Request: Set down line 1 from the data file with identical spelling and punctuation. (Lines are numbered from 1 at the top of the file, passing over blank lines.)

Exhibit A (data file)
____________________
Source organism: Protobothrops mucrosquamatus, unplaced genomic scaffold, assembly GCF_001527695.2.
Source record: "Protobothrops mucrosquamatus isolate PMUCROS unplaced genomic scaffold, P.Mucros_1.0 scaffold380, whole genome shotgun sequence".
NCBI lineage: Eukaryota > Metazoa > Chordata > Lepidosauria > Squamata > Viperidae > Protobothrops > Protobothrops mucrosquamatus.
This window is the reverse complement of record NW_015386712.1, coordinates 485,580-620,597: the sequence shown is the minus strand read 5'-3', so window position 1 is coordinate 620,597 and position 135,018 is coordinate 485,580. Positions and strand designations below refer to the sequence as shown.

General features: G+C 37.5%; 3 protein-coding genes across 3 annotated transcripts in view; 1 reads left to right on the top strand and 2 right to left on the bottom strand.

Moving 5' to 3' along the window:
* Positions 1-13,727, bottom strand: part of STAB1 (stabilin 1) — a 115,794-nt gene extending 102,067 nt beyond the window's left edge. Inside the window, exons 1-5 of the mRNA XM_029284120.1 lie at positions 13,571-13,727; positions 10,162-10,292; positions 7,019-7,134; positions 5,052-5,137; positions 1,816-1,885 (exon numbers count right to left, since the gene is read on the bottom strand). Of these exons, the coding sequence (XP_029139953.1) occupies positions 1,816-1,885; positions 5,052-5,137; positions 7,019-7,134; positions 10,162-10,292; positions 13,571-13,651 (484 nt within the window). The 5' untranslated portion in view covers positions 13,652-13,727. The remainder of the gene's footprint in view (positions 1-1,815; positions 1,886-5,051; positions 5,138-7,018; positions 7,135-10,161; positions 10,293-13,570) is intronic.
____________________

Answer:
Source organism: Protobothrops mucrosquamatus, unplaced genomic scaffold, assembly GCF_001527695.2.